With discovery on their minds, Dipterists from four institutions (KwaZulu-Natal Museum, National Museum, Albany Museum and Royal Museum for Central Africa) planned to undertake several fieldtrips to Lesotho. The aim was not to just increase the holdings of the institutions, as this would be short-sighted. Instead, the goal was to promote conservation and to improve on the current knowledge on the Diptera of Lesotho. The rest is natural history, and the special collection on the Diptera of Lesotho in African Invertebrateswas born.
Even areas that have received little attention are not complete blank slates, and a handful of expeditions to Lesotho were undertaken in the mid-20th Century, most notably by the Lund Zoological Institute, The KwaZulu-Natal Museum, The Durban Natural Science Museum and the Albany Museum, but large targeted and purposeful collections are not common. The specimens from these expeditions are housed at various international and local South African institutions, which do have some limited collections of Lesotho material.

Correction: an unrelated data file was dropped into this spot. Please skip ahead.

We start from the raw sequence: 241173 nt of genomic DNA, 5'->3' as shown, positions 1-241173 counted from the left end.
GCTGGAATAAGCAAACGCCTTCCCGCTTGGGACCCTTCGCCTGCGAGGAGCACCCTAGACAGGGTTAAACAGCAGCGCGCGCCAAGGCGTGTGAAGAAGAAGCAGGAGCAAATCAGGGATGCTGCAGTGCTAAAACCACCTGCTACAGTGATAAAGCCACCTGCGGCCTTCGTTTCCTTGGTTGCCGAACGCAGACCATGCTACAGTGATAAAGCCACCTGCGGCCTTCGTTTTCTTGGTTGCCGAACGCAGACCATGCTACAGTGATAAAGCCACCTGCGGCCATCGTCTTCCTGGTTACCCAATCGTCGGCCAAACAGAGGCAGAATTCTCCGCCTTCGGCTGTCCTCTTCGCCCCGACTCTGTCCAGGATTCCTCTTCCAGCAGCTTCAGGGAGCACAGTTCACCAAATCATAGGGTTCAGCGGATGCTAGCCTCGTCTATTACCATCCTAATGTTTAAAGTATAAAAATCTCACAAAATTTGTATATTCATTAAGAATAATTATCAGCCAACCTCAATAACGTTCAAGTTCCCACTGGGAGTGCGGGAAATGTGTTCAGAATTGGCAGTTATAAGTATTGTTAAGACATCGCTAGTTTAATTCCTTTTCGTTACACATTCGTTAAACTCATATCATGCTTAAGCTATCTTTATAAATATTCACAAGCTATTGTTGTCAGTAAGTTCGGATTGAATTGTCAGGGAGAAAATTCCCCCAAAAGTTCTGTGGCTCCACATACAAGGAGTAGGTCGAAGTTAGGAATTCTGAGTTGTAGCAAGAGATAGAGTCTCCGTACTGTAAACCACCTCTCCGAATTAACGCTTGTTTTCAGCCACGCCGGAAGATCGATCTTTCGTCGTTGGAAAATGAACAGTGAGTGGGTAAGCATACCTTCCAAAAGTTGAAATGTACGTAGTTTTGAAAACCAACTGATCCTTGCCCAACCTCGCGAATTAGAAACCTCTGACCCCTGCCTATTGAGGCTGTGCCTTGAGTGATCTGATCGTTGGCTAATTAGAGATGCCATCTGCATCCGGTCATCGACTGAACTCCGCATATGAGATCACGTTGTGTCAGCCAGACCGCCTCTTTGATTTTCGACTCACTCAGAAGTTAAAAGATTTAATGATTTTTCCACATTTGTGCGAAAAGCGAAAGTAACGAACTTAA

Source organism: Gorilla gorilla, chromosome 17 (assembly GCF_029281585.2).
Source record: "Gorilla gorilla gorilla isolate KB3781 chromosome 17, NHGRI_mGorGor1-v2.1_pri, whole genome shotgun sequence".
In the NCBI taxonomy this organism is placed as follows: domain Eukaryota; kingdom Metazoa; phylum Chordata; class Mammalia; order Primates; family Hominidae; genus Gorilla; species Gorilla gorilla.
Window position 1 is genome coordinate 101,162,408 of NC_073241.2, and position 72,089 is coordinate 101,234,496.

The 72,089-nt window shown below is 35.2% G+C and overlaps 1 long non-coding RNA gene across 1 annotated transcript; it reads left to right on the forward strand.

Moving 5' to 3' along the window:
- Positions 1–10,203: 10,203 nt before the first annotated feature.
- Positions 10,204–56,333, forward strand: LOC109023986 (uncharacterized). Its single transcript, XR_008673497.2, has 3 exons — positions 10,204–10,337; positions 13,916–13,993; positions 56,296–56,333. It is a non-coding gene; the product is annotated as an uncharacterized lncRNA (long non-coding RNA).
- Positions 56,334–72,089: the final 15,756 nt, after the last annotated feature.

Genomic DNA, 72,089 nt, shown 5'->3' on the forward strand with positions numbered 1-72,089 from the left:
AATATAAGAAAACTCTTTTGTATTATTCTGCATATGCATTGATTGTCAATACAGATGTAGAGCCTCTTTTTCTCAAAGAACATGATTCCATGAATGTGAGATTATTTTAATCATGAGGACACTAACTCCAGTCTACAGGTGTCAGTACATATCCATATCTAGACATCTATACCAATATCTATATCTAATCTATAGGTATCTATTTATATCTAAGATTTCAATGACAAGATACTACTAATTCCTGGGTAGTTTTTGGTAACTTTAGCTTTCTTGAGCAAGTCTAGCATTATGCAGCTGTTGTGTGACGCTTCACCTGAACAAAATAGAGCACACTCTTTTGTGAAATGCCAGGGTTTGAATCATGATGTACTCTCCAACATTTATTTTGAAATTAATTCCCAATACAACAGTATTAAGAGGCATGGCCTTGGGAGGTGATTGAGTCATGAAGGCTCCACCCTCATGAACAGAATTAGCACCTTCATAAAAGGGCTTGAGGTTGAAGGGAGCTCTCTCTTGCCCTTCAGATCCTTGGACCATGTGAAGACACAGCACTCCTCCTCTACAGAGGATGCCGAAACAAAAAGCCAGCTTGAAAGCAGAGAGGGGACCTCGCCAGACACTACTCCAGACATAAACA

We added three further expeditions to this, in December 2021, November 2022 and January 2023, adding over 7000 specimens to the National Museum, Bloemfontein and KwaZulu-Natal Museum collections. The details of these specimens can be found in our recently published introduction to the Special Collection along with photographs of the collection sites from our expeditions.
Today, 16 September 2023, we are celebrating our tenth anniversary: an important milestone that has prompted us to reflect on the incredible journey thatBiodiversity Data Journal (BDJ) has been through.
From the very beginning, our mission was clear: to revolutionise the way biodiversity data is shared, accessed, and harnessed. This journey has been one of innovation, collaboration, and a relentless commitment to making biodiversity data FAIR – Findable, Accessible, Interoperable, and Reusable.
Over the past 10 years, BDJ, under the auspices of our esteemed publisher Pensoft, has emerged as a trailblazing force in biodiversity science. Our open-access platform has empowered researchers from around the world to publish comprehensive papers that seamlessly blend text with morphological descriptions, occurrences, data tables, and more. This holistic approach has enriched the depth of research articles and contributed to the creation of an interconnected web of biodiversity information.
In addition, by utilising ARPHA Writing Tool and ARPHA Platform as our entirely online manuscript authoring and submission interface, we have simplified the integration of structured data and narrative, reinforcing our commitment to simplifying the research process.